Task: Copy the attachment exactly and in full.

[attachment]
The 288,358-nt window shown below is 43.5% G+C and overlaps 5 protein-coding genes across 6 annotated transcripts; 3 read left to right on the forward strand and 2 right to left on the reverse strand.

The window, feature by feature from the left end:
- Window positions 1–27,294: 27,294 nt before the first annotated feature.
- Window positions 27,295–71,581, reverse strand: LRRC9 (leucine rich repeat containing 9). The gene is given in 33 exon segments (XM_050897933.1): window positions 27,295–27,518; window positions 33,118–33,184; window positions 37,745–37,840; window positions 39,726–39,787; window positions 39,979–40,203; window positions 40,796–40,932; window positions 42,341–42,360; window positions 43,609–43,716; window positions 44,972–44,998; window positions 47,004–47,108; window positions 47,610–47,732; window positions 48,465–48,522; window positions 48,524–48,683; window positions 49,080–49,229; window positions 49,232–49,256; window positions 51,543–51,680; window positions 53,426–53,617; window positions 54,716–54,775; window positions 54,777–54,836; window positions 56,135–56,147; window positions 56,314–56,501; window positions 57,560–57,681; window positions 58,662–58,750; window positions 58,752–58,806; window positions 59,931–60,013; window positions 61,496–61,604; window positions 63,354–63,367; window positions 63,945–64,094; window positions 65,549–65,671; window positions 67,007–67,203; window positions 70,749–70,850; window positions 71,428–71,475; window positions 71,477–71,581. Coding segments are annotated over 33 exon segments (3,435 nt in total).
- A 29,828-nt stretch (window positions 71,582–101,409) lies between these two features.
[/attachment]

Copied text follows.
The 288,358-nt window shown below is 43.5% G+C and overlaps 5 protein-coding genes across 6 annotated transcripts; 3 read left to right on the forward strand and 2 right to left on the reverse strand.

The window, feature by feature from the left end:
- Window positions 1–27,294: 27,294 nt before the first annotated feature.
- Window positions 27,295–71,581, reverse strand: LRRC9 (leucine rich repeat containing 9). The gene is given in 33 exon segments (XM_050897933.1): window positions 27,295–27,518; window positions 33,118–33,184; window positions 37,745–37,840; window positions 39,726–39,787; window positions 39,979–40,203; window positions 40,796–40,932; window positions 42,341–42,360; window positions 43,609–43,716; window positions 44,972–44,998; window positions 47,004–47,108; window positions 47,610–47,732; window positions 48,465–48,522; window positions 48,524–48,683; window positions 49,080–49,229; window positions 49,232–49,256; window positions 51,543–51,680; window positions 53,426–53,617; window positions 54,716–54,775; window positions 54,777–54,836; window positions 56,135–56,147; window positions 56,314–56,501; window positions 57,560–57,681; window positions 58,662–58,750; window positions 58,752–58,806; window positions 59,931–60,013; window positions 61,496–61,604; window positions 63,354–63,367; window positions 63,945–64,094; window positions 65,549–65,671; window positions 67,007–67,203; window positions 70,749–70,850; window positions 71,428–71,475; window positions 71,477–71,581. Coding segments are annotated over 33 exon segments (3,435 nt in total).
- A 29,828-nt stretch (window positions 71,582–101,409) lies between these two features.